Each individual reader 30 can have an operative power supply, and at least one antenna 34. Optionally, the individual reader may include an antenna group or set having a plurality of antenna 34. Multiple antennas can, for example, help the reader interrogate and receive data from a diverse selection of tags (or other electronic data mechanisms) where the individual tags have been configured to operate in different, widely-spaced frequencies or frequency bands, such as low-frequency (LF), high-frequency (HF), very-high frequency (VHF), ultra-high frequency (UHF) and super-high frequency (SHF). The operational radio-frequency of the various components of the reader system (e.g. readers, antennas, communication systems) can be as low as about 100 KHz (kilo-Hertz), and can be up to about 6 GHz (Giga-Hertz), or more.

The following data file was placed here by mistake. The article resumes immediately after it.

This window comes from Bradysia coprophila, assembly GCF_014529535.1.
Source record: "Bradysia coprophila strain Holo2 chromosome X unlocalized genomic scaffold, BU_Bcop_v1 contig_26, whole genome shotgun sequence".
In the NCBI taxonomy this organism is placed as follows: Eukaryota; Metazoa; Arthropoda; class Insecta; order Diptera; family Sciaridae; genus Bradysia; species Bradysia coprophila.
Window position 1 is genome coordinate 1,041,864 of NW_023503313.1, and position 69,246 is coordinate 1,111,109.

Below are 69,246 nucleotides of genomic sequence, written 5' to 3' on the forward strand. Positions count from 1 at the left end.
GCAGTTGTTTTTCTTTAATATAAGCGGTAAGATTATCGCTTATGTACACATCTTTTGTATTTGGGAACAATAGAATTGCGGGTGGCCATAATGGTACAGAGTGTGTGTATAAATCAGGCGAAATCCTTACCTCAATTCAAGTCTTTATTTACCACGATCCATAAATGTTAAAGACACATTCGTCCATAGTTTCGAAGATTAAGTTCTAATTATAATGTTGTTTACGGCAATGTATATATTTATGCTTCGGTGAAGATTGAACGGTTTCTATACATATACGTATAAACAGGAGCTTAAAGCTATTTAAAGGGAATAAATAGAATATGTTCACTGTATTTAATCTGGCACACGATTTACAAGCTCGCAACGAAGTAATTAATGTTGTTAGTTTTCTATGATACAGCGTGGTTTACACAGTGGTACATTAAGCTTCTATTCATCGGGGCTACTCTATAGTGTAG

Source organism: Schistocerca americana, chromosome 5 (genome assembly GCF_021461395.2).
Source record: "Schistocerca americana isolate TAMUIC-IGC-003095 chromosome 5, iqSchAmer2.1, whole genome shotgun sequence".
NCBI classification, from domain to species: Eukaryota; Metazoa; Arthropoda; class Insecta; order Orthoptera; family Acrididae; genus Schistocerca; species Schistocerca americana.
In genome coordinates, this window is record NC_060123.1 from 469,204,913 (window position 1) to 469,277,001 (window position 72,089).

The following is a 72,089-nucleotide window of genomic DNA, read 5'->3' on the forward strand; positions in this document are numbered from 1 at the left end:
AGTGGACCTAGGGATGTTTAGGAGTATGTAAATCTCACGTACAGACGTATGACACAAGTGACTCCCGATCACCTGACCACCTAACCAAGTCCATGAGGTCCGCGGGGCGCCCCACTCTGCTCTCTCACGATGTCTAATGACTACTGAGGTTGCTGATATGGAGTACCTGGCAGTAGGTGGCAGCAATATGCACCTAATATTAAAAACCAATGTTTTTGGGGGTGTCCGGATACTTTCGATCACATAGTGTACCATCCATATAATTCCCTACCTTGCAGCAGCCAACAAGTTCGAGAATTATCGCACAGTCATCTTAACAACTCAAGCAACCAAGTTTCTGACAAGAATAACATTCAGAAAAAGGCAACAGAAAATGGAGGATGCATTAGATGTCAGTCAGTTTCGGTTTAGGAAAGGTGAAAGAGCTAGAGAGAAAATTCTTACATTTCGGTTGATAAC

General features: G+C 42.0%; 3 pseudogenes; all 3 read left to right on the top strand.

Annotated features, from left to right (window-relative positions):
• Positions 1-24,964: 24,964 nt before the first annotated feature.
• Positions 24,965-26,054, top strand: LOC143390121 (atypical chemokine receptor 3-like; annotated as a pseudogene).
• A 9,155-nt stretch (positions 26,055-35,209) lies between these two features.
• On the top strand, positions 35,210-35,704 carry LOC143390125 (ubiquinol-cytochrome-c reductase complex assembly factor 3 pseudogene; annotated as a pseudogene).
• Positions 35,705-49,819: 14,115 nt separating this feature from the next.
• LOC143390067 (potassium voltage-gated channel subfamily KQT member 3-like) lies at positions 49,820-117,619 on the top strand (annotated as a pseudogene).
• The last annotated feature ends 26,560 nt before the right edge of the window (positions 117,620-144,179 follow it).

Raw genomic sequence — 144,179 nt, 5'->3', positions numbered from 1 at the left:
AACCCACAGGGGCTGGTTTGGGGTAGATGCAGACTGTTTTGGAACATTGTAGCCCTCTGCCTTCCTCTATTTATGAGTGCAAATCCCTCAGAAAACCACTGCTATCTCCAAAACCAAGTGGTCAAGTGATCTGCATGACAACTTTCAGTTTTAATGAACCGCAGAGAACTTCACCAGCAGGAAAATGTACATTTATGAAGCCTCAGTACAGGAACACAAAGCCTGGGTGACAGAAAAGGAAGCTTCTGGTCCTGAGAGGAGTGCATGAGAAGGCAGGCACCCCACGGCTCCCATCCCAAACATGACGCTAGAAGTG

The reader and/or its antenna system may be powered by conventional techniques and devices. Such techniques and devices can, for example, include capacitors, batteries, photo-voltaic cells, electrically-wired power supplies or the like, as well as combinations thereof. Optionally, the reader 30 and/or its antenna 34 may be powered by a Power-Over-Ethernet (POE) system.